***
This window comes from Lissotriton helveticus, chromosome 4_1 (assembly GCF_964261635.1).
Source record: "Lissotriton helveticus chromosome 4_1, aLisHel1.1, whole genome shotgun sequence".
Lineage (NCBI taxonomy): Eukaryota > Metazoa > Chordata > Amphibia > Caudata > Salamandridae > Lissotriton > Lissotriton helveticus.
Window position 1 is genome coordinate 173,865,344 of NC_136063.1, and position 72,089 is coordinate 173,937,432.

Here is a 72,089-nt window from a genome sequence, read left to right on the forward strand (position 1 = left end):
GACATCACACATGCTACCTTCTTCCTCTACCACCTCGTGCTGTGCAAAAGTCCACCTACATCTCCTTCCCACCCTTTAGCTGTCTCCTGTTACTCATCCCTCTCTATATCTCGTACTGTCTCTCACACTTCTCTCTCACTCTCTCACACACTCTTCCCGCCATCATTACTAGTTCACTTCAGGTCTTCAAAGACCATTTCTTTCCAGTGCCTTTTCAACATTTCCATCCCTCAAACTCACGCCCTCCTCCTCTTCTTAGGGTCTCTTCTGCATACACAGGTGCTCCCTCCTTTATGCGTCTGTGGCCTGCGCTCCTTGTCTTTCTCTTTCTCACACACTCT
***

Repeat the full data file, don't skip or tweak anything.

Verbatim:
This window comes from Lissotriton helveticus, chromosome 4_1 (assembly GCF_964261635.1).
Source record: "Lissotriton helveticus chromosome 4_1, aLisHel1.1, whole genome shotgun sequence".
Lineage (NCBI taxonomy): Eukaryota > Metazoa > Chordata > Amphibia > Caudata > Salamandridae > Lissotriton > Lissotriton helveticus.
Window position 1 is genome coordinate 173,865,344 of NC_136063.1, and position 72,089 is coordinate 173,937,432.

Here is a 72,089-nt window from a genome sequence, read left to right on the forward strand (position 1 = left end):
GACATCACACATGCTACCTTCTTCCTCTACCACCTCGTGCTGTGCAAAAGTCCACCTACATCTCCTTCCCACCCTTTAGCTGTCTCCTGTTACTCATCCCTCTCTATATCTCGTACTGTCTCTCACACTTCTCTCTCACTCTCTCACACACTCTTCCCGCCATCATTACTAGTTCACTTCAGGTCTTCAAAGACCATTTCTTTCCAGTGCCTTTTCAACATTTCCATCCCTCAAACTCACGCCCTCCTCCTCTTCTTAGGGTCTCTTCTGCATACACAGGTGCTCCCTCCTTTATGCGTCTGTGGCCTGCGCTCCTTGTCTTTCTCTTTCTCACACACTCT